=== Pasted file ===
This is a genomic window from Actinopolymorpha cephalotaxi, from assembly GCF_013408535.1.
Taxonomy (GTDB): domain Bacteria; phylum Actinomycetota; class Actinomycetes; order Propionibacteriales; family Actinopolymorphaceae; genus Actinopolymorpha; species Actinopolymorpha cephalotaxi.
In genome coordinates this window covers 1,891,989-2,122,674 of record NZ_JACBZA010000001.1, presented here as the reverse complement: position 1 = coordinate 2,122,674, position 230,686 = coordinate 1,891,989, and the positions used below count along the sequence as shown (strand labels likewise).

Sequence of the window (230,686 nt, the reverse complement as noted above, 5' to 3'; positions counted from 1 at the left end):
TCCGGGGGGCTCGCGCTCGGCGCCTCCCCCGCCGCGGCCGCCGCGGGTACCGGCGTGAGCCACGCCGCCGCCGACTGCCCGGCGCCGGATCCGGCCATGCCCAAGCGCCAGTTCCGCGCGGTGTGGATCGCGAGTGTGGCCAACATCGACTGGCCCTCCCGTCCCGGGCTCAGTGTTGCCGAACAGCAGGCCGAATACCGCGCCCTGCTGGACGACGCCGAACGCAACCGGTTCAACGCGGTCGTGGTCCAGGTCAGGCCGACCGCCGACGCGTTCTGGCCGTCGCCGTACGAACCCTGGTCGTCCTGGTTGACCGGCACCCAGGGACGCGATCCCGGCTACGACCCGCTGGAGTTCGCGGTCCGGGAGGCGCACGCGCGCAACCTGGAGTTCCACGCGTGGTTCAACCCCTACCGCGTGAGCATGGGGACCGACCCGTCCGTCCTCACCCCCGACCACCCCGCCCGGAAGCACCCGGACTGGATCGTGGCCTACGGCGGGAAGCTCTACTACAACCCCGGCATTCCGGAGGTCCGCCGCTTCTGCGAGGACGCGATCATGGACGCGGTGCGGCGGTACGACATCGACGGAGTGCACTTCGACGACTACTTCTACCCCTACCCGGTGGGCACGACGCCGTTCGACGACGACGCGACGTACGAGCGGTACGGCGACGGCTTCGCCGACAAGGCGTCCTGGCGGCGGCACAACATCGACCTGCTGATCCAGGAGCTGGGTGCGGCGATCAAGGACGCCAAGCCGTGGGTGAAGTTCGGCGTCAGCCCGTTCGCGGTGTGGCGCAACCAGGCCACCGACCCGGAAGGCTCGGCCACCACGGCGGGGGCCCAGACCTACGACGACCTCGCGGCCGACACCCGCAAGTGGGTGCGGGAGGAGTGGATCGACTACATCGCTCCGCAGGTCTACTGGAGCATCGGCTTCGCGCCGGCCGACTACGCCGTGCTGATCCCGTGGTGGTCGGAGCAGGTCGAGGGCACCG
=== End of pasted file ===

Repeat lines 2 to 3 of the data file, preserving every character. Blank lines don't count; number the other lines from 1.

Taxonomy (GTDB): domain Bacteria; phylum Actinomycetota; class Actinomycetes; order Propionibacteriales; family Actinopolymorphaceae; genus Actinopolymorpha; species Actinopolymorpha cephalotaxi.
In genome coordinates this window covers 1,891,989-2,122,674 of record NZ_JACBZA010000001.1, presented here as the reverse complement: position 1 = coordinate 2,122,674, position 230,686 = coordinate 1,891,989, and the positions used below count along the sequence as shown (strand labels likewise).